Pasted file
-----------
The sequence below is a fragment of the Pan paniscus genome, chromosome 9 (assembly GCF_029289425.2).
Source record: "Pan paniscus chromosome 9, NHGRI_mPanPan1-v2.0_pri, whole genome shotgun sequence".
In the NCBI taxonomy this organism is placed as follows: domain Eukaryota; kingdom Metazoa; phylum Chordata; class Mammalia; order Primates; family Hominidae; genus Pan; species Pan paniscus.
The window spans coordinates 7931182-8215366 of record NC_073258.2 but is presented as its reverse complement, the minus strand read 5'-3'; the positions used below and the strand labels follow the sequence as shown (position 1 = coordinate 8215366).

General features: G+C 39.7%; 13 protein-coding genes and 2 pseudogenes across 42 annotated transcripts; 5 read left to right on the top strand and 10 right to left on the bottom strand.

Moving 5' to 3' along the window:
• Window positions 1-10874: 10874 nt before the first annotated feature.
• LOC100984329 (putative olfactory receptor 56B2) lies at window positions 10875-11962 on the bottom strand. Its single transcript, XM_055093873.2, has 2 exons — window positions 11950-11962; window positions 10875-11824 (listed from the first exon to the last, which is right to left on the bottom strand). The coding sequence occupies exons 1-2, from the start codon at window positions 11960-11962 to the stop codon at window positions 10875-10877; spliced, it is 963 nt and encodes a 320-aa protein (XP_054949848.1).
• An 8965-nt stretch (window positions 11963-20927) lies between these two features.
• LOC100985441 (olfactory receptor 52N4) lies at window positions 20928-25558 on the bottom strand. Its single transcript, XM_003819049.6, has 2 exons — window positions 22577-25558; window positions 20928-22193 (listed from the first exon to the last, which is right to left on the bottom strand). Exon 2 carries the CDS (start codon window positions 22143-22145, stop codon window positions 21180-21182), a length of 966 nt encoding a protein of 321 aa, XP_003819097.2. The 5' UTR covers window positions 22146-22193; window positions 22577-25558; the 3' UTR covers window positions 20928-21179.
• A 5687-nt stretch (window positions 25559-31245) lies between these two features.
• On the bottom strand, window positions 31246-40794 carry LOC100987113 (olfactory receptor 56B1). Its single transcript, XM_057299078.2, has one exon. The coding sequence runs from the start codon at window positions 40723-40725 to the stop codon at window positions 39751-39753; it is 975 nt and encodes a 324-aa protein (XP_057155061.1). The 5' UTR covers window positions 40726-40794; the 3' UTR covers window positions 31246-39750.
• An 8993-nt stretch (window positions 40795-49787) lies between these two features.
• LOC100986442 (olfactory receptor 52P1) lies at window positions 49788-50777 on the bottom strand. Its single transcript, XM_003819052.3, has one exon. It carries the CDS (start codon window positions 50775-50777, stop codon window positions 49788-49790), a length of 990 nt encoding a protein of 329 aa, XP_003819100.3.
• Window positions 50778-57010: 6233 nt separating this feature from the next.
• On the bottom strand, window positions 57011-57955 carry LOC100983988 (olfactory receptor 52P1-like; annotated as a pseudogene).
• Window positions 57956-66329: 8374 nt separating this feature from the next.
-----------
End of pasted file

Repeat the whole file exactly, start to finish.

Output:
The sequence below is a fragment of the Pan paniscus genome, chromosome 9 (assembly GCF_029289425.2).
Source record: "Pan paniscus chromosome 9, NHGRI_mPanPan1-v2.0_pri, whole genome shotgun sequence".
In the NCBI taxonomy this organism is placed as follows: domain Eukaryota; kingdom Metazoa; phylum Chordata; class Mammalia; order Primates; family Hominidae; genus Pan; species Pan paniscus.
The window spans coordinates 7931182-8215366 of record NC_073258.2 but is presented as its reverse complement, the minus strand read 5'-3'; the positions used below and the strand labels follow the sequence as shown (position 1 = coordinate 8215366).

General features: G+C 39.7%; 13 protein-coding genes and 2 pseudogenes across 42 annotated transcripts; 5 read left to right on the top strand and 10 right to left on the bottom strand.

Moving 5' to 3' along the window:
• Window positions 1-10874: 10874 nt before the first annotated feature.
• LOC100984329 (putative olfactory receptor 56B2) lies at window positions 10875-11962 on the bottom strand. Its single transcript, XM_055093873.2, has 2 exons — window positions 11950-11962; window positions 10875-11824 (listed from the first exon to the last, which is right to left on the bottom strand). The coding sequence occupies exons 1-2, from the start codon at window positions 11960-11962 to the stop codon at window positions 10875-10877; spliced, it is 963 nt and encodes a 320-aa protein (XP_054949848.1).
• An 8965-nt stretch (window positions 11963-20927) lies between these two features.
• LOC100985441 (olfactory receptor 52N4) lies at window positions 20928-25558 on the bottom strand. Its single transcript, XM_003819049.6, has 2 exons — window positions 22577-25558; window positions 20928-22193 (listed from the first exon to the last, which is right to left on the bottom strand). Exon 2 carries the CDS (start codon window positions 22143-22145, stop codon window positions 21180-21182), a length of 966 nt encoding a protein of 321 aa, XP_003819097.2. The 5' UTR covers window positions 22146-22193; window positions 22577-25558; the 3' UTR covers window positions 20928-21179.
• A 5687-nt stretch (window positions 25559-31245) lies between these two features.
• On the bottom strand, window positions 31246-40794 carry LOC100987113 (olfactory receptor 56B1). Its single transcript, XM_057299078.2, has one exon. The coding sequence runs from the start codon at window positions 40723-40725 to the stop codon at window positions 39751-39753; it is 975 nt and encodes a 324-aa protein (XP_057155061.1). The 5' UTR covers window positions 40726-40794; the 3' UTR covers window positions 31246-39750.
• An 8993-nt stretch (window positions 40795-49787) lies between these two features.
• LOC100986442 (olfactory receptor 52P1) lies at window positions 49788-50777 on the bottom strand. Its single transcript, XM_003819052.3, has one exon. It carries the CDS (start codon window positions 50775-50777, stop codon window positions 49788-49790), a length of 990 nt encoding a protein of 329 aa, XP_003819100.3.
• Window positions 50778-57010: 6233 nt separating this feature from the next.
• On the bottom strand, window positions 57011-57955 carry LOC100983988 (olfactory receptor 52P1-like; annotated as a pseudogene).
• Window positions 57956-66329: 8374 nt separating this feature from the next.